Question of the Week # 470

470) An 11-year-old with a history of asthma and seasonal allergies is currently using albuterol to manage asthma symptoms. Recently his use of albuterol has increased from 1-2 days per week to 4 times per week for several weeks, though does not experience his symptoms daily. On physical examination, you find that his vital signs are within normal limits. Auscultation of his lungs reveals mild end expiratory wheezing. Given his persistent symptoms, what change should be made to his current treatment regimen?

A. Add salmeterol twice daily

B. Add montelukast 10mg daily

C. Add fluticasone daily

D. Add formoterol + budesonide twice daily

E. Add tiotropium

11 Responses

  1. Mild Persistent Asthma. Will add fluticasone .
    R Basharat.

  2. B

  3. Correct answer l suggest C
    If rapid-acting beta2 agonists are used more than 2 days a week for symptom relief , stepping up on treatment may need be considered.

  4. E. Mid persistent asthma

  5. This is a mild persistent asthma in a child .
    To answer the question we need to remind ourselves the 4 types of asthma : Mild intermittent , Mild persistent , Moderate , Severe
    .We remind ourselves also the day time symptoms and frequency , The night time symptoms and frequency , the PFTs and the treatment .
    Having said that In a mild persistent Will add a corticosteroid inhaler or Cromolyn in Children .
    In the context of the question above the answer will be C

  6. C

  7. Intermittent versus Persistent Asthma, there is a silver line between the two. (i.e 1-2 attacks/week is Intermittent, 3 or more attacks is Persistent) Persistent Asthmatics get inhaled steroids

    Albuterol – Intermittent – less than 2 attacks in a week
    Add inhaled steroid – Persistent – more than 2 attacks in a week
    a) low dose- Mild Persistent – not daily attacks
    b) medical dose – Moderate Persistent – daily attacks
    c) high dose – Severe Persistent – continous attack

    What just happened?
    Patients symptoms switched from Intermittent to Persistent
    Fluticasone is an inhaled steroid spray (Option C) used in Persistent Asthma.

    What does a steroid do? It alters membrane structure of all cells, restoring normalcy like a referee in a boxing ring.
    Bronchial smooth muscles – become more susceptible to B-agonists
    Capillary endothelium – becomes less leaky
    Macrophages – do not release secretagogues (decrease secretions)
    Leucocytes – do not release pro-inflammatory proteins
    (reference: http://www.ncbi.nlm.nih.gov/pubmed/3026210)

    Why not use a more long acting beta- agonist, salmeterol (Option A)?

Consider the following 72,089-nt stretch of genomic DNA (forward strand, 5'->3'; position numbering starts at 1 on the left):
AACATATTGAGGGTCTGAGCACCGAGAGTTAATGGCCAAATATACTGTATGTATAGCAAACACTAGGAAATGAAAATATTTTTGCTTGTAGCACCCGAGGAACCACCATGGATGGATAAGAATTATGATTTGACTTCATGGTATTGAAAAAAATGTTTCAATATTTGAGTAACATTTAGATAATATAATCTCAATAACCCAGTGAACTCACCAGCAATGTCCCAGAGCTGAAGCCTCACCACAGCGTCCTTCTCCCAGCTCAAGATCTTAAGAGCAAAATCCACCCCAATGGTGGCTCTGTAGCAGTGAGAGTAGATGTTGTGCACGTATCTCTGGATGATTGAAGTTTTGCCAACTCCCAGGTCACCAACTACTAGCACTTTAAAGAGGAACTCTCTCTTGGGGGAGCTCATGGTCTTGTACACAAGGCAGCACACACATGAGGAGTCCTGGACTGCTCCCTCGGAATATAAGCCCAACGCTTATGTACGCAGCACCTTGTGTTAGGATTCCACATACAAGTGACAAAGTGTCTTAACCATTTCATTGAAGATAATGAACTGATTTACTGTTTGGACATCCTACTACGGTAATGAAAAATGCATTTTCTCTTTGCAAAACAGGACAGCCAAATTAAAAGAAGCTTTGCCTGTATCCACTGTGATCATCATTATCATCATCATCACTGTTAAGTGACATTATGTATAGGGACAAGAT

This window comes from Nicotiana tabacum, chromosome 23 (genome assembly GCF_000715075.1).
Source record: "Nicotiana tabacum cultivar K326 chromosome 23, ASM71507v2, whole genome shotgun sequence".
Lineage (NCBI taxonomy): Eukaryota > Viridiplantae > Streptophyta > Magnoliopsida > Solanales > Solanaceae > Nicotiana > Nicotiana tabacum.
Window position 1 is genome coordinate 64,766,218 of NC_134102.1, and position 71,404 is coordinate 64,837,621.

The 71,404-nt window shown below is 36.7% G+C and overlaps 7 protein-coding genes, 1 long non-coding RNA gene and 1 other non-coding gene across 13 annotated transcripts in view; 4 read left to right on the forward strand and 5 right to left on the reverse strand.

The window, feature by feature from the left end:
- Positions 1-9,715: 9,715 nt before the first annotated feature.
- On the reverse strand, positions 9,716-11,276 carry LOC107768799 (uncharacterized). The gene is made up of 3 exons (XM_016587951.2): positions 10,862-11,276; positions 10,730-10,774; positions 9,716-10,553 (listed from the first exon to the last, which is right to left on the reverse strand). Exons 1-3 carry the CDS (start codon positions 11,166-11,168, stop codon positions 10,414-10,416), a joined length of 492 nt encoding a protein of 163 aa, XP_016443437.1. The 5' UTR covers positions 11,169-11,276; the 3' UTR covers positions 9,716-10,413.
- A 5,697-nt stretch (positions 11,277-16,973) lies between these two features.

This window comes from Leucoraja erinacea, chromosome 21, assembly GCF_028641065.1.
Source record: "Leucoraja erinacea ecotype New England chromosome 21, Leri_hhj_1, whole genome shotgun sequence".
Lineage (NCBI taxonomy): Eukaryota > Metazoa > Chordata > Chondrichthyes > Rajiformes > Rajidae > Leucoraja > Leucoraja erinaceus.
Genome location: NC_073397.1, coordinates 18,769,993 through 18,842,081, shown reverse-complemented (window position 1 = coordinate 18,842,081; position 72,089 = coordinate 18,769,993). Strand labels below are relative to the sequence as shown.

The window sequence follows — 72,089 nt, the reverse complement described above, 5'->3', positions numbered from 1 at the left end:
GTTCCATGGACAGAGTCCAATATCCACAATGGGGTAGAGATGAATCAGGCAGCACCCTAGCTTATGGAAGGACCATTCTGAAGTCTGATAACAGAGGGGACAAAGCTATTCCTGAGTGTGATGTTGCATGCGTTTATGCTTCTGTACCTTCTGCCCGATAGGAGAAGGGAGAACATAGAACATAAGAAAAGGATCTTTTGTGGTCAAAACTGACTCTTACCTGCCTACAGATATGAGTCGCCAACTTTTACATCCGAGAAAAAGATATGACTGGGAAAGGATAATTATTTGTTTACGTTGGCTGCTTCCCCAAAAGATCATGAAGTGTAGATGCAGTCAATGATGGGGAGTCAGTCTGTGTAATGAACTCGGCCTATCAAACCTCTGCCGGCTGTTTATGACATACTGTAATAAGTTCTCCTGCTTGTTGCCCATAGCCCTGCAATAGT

It will not address the allergy and the mucosal edema. The over-drive proinflammatory cells are still firing.

    Ok, why not use an anticholinergic (tiotropium, Option E)? Adverse effects will be more. (Can’t see, can’t pee and can’t climb a tree?) These are not something that are necessarily needed unless we run out of options.

    Ok, why not use Montelukast (Option B)? It is the best detractor in this question. It is a Leukotriene receptor antagonist. In other words, a traffic police holding a stop sign for the pro-inflammatory cells. But how well does it address the bronchospasm compared to inhaled steroids?
    You guessed right. Inhaled steroids are better at multitasking in acute exacerbation of asthma. Montelukast are better in prevention services and adjunctive services.
    (reference: http://www.ncbi.nlm.nih.gov/pubmed/10804041)

    Hold on, why not combine a long acting beta agonist (formetorol) with a
    systemic steroid (Budesonide), which is Option D? That will be too extreme like killing a wasp or a housefly with a bazooka. Let’s keep this ooption for when we see daily symptoms or continous symptoms (that is, Moderate and Severe Persistent Asthma respectively)

    So, this patient just switched from intermittent to persistent. He is having 3-4 attacks despite using his Albuterol inhaler. He has recently gotten worse from 1-2 attacks to 3-4 attacks. He needs a low dose steroid inhaler like fluticasone added to his Albuterol inhaler.

    My answer is Option C.

    Thank you.

    • Adnan, I always love your explanations. Systematic and easy to read. Thank you!

      Just a little correction though — anticholinergic side effects are “blind as a bat, red as a beet, hot as a hare, mad as a hatter, dry as a bone” and “bowel and bladder lose their tone while the heart runs alone”.

      “Can’t see, can’t pee, can’t climb a tree” is for reactive arthritis/ Reiter’s syndrome.

  8. Adnan your explanations are unbelievable so good way to go All the best

  9. The correct answer is C

  10. C

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